Man-Made Drought in US Southwest

 

Once again climatism misinforms and misdirects on environmental hazards. Now fears of long-term drought in the US Southwest are put forward and blamed on “climate change”, code for burning fossil fuels. NASA: Megadrought Lasting Decades Is 99% Certain in American Southwest 

Unsurprisingly, when you read past the headlines, you find that the real issue is man-made all right: water and land usage by growing populations of residents in the region.

Much of the Southwest relies on the Colorado River and its tributaries for some or all of its water. Beginning as a trickle seeping out of the ground above 10,000 feet, just west of the Continental Divide, the Colorado feeds critical farmland, public water supplies and helps generate hydroelectric power. Thirty to 40 million people rely on Colorado River water.

Historically, the Colorado emptied into the Gulf of California. Today, what little remains of the Colorado River when it reaches Mexico has been diverted to irrigate the farms of Mexicali Valley. The rest of the river exists mostly as a dry memory.

“The Colorado River is one of the most dammed and diverted rivers on the planet,” said Gary Wockner, executive director of Save The Colorado, in an interview with EcoWatch. “In fact, every drop of its water, over 5 trillion gallons of water per year, is diverted out and the river no longer meets the Gulf of California.”

Climate models are then employed to predict a megadrought for the region resulting from projecting several degrees of global warming.

First of all, even though the US Southwest has seen more temperature rise than other US regions, it is still the case that it is not getting hotter, it is getting milder. That is, daily maximums are trending lower, while overnight lows are rising, resulting in milder winters, earlier springs and later autumns.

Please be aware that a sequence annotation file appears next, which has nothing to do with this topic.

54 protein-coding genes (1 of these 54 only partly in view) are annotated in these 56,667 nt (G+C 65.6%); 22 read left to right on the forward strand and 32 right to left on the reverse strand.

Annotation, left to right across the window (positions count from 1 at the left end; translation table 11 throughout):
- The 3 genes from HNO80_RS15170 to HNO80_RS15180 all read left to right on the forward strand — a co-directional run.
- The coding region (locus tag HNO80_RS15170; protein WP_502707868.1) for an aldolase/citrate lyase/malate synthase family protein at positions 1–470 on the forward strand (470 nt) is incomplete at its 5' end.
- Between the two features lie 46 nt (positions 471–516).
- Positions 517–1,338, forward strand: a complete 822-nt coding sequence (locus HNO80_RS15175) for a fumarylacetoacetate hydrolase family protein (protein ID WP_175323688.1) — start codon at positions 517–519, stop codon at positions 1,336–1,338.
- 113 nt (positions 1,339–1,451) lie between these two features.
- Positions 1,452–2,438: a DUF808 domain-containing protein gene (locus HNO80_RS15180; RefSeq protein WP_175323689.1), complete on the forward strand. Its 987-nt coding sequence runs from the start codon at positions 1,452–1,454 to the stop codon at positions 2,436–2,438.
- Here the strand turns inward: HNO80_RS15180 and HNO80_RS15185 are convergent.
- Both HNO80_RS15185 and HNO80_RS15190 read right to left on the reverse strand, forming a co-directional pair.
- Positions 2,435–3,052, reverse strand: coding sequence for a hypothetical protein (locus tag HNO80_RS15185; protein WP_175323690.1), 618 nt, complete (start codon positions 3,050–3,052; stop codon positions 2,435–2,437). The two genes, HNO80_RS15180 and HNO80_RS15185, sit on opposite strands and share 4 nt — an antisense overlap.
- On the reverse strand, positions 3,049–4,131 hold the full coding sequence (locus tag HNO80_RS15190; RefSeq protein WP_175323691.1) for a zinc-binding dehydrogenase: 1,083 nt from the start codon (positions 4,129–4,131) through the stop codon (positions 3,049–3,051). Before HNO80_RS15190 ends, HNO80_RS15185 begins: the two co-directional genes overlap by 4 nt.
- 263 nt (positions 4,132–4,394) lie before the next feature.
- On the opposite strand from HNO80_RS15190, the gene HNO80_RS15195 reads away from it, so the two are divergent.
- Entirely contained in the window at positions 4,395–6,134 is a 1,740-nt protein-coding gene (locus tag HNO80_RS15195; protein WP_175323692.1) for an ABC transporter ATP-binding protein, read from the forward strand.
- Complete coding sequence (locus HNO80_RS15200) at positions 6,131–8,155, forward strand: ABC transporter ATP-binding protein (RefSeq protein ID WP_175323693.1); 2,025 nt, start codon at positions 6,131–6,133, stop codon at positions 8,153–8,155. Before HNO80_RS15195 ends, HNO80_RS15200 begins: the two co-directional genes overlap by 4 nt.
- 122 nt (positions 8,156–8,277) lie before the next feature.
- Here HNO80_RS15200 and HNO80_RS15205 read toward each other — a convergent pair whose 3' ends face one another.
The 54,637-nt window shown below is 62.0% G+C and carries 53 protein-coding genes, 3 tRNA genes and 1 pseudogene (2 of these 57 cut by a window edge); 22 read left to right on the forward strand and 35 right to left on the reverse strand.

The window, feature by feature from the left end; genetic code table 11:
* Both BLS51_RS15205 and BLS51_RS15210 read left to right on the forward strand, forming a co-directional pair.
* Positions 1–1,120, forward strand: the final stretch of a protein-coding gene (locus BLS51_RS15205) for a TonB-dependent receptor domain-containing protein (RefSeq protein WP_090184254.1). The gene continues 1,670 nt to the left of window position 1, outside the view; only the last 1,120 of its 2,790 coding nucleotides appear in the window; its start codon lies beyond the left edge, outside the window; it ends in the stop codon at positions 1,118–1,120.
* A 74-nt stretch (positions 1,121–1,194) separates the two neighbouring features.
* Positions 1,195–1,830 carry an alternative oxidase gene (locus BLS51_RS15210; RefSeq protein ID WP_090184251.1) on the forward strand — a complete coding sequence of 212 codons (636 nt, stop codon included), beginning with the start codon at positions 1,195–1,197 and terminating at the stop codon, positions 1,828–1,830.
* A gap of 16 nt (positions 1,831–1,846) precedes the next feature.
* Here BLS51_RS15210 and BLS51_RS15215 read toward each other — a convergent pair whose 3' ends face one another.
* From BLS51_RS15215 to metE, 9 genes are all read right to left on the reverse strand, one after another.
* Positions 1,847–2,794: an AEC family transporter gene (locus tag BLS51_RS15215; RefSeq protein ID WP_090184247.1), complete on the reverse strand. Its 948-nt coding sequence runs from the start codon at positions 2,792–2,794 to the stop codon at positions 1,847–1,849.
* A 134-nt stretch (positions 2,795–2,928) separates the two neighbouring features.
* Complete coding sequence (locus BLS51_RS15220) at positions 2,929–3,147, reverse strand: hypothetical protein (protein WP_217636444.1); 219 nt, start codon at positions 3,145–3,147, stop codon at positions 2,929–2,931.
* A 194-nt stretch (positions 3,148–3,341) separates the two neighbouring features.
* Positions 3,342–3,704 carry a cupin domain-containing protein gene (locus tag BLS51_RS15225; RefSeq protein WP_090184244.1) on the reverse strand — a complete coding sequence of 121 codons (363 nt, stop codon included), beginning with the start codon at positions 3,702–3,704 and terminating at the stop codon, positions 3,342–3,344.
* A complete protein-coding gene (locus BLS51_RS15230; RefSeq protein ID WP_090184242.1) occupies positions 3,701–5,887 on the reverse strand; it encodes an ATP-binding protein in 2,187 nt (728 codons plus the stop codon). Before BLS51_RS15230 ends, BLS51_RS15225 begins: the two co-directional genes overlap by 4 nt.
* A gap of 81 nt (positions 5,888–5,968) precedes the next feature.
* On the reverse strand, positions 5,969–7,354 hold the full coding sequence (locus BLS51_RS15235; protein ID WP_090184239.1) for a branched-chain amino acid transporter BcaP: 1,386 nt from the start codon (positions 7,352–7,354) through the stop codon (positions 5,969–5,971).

But future temperature increases are not the problem, that is misdirection.  The present water shortages are totally man-made, directly resulting from failed management practices and lack of political will and leadership.

“The implications are that the river is already severely depleted and the reservoirs are at near historic lows and all the predictions are that it is going to get worse,” said Wockner. “And so people who manage water supplies need to be managing for less water.”

It is a cop-out to campaign for CO2 reduction agreements and for a cap-and-trade market (casino to replace the subprime mortgage game). Those initiatives will do nothing for water in the region. Forget “fighting climate change” and get on with adapting social and economic policies to suit the water realities that exist already.

 

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4 comments

  1. manicbeancounter · October 8

    The reason that the Colorado River more influenced by human activity compared to possibly any other major river in the world is that it has a relatively low volume of water. The 5 trillion US gallons annual discharge equates to 600 m3/s. Wikipedia lists 139 rivers in the world with discharge >2000 m3/s, of which 17 are in North America (and over half are tributaries of other rivers). The biggest is the Amazon with >200,000m3/s. In terms of length the Colorado is listed as 46th.
    In British terms, the Colorado has 9 times the discharge of the River Thames and probably serves just twice the population, with a basin 30 times the size. (390,000 km2 v 12935). Water is much scarcer per square mile, so people in California are much more reliant on the rivers as a water source than in southern England.
    In Canadian terms the Colorado has 1/30 of the discharge of the might St Lawrence (17800 m3/s) from one third of the area.

    Years ago I read in the Economist that a problem with water in California was pricing. The farmers get the water for virtually no cost, so there is little incentive to economize.

    Like

    • Ron Clutz · October 8

      Thanks for the input. In addition to those river characteristics, it is also running through an arid region with little rainfall to supplement. Even Colorado state itself is classified as “high desert.”

      Like

  2. Hifast · October 9

    Reblogged this on Climate Collections.

    Like

  3. nabbiz · October 9

    At Yuma, where rte 8 crosses the CA – AZ border, there is located a US Bureau of Reclamation plant. The river is dammed and its water is passed thru a very large R/O purification installation. The purified (agricultural chemicals removed) water is then dumped below the dam to go on to Mexico. Why is this done? We have a treaty with Mexico wherein we GIVE them purified Colorado River water, and in return, they SELL us oil! What a bargain!

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